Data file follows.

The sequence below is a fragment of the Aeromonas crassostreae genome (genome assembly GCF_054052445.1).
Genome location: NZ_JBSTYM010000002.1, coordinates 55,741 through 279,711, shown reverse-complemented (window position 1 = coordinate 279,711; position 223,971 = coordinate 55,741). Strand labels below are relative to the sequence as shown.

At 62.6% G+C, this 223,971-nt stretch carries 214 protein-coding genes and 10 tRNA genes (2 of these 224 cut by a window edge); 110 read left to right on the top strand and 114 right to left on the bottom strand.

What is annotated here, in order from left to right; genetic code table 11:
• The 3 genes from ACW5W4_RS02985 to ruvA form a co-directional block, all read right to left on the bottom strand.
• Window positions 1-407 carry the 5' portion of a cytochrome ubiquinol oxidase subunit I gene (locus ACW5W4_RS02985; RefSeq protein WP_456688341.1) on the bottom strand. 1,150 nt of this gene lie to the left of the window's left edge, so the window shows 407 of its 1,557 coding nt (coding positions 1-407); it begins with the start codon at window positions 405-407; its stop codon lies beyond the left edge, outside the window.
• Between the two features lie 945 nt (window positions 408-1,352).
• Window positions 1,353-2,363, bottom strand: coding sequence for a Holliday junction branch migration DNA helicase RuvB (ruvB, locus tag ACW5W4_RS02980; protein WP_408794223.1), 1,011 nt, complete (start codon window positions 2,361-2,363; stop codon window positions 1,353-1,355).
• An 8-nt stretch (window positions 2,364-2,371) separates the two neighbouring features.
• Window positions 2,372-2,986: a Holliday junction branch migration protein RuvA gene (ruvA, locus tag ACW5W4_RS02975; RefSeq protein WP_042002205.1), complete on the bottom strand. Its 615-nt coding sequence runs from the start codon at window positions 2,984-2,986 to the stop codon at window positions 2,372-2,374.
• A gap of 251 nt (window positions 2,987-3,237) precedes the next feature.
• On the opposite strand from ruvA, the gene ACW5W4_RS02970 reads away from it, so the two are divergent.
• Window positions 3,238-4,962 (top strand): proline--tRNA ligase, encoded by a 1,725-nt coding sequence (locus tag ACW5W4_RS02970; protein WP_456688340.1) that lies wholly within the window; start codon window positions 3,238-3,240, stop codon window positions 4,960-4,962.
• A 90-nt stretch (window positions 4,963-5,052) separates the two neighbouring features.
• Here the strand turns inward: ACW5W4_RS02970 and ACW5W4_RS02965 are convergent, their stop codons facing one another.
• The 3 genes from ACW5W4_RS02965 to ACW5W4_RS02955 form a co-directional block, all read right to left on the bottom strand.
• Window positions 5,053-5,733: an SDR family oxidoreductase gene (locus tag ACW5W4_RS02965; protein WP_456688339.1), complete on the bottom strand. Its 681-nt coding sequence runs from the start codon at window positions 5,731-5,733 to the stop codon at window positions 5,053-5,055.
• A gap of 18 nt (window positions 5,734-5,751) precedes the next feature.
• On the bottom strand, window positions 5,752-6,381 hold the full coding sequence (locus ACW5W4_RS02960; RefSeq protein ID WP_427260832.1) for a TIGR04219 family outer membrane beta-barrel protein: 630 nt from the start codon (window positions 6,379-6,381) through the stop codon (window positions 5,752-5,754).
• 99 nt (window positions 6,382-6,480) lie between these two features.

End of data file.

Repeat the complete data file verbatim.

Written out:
The sequence below is a fragment of the Aeromonas crassostreae genome (genome assembly GCF_054052445.1).
Genome location: NZ_JBSTYM010000002.1, coordinates 55,741 through 279,711, shown reverse-complemented (window position 1 = coordinate 279,711; position 223,971 = coordinate 55,741). Strand labels below are relative to the sequence as shown.

At 62.6% G+C, this 223,971-nt stretch carries 214 protein-coding genes and 10 tRNA genes (2 of these 224 cut by a window edge); 110 read left to right on the top strand and 114 right to left on the bottom strand.

What is annotated here, in order from left to right; genetic code table 11:
• The 3 genes from ACW5W4_RS02985 to ruvA form a co-directional block, all read right to left on the bottom strand.
• Window positions 1-407 carry the 5' portion of a cytochrome ubiquinol oxidase subunit I gene (locus ACW5W4_RS02985; RefSeq protein WP_456688341.1) on the bottom strand. 1,150 nt of this gene lie to the left of the window's left edge, so the window shows 407 of its 1,557 coding nt (coding positions 1-407); it begins with the start codon at window positions 405-407; its stop codon lies beyond the left edge, outside the window.
• Between the two features lie 945 nt (window positions 408-1,352).
• Window positions 1,353-2,363, bottom strand: coding sequence for a Holliday junction branch migration DNA helicase RuvB (ruvB, locus tag ACW5W4_RS02980; protein WP_408794223.1), 1,011 nt, complete (start codon window positions 2,361-2,363; stop codon window positions 1,353-1,355).
• An 8-nt stretch (window positions 2,364-2,371) separates the two neighbouring features.
• Window positions 2,372-2,986: a Holliday junction branch migration protein RuvA gene (ruvA, locus tag ACW5W4_RS02975; RefSeq protein WP_042002205.1), complete on the bottom strand. Its 615-nt coding sequence runs from the start codon at window positions 2,984-2,986 to the stop codon at window positions 2,372-2,374.
• A gap of 251 nt (window positions 2,987-3,237) precedes the next feature.
• On the opposite strand from ruvA, the gene ACW5W4_RS02970 reads away from it, so the two are divergent.
• Window positions 3,238-4,962 (top strand): proline--tRNA ligase, encoded by a 1,725-nt coding sequence (locus tag ACW5W4_RS02970; protein WP_456688340.1) that lies wholly within the window; start codon window positions 3,238-3,240, stop codon window positions 4,960-4,962.
• A 90-nt stretch (window positions 4,963-5,052) separates the two neighbouring features.
• Here the strand turns inward: ACW5W4_RS02970 and ACW5W4_RS02965 are convergent, their stop codons facing one another.
• The 3 genes from ACW5W4_RS02965 to ACW5W4_RS02955 form a co-directional block, all read right to left on the bottom strand.
• Window positions 5,053-5,733: an SDR family oxidoreductase gene (locus tag ACW5W4_RS02965; protein WP_456688339.1), complete on the bottom strand. Its 681-nt coding sequence runs from the start codon at window positions 5,731-5,733 to the stop codon at window positions 5,053-5,055.
• A gap of 18 nt (window positions 5,734-5,751) precedes the next feature.
• On the bottom strand, window positions 5,752-6,381 hold the full coding sequence (locus ACW5W4_RS02960; RefSeq protein ID WP_427260832.1) for a TIGR04219 family outer membrane beta-barrel protein: 630 nt from the start codon (window positions 6,379-6,381) through the stop codon (window positions 5,752-5,754).
• 99 nt (window positions 6,382-6,480) lie between these two features.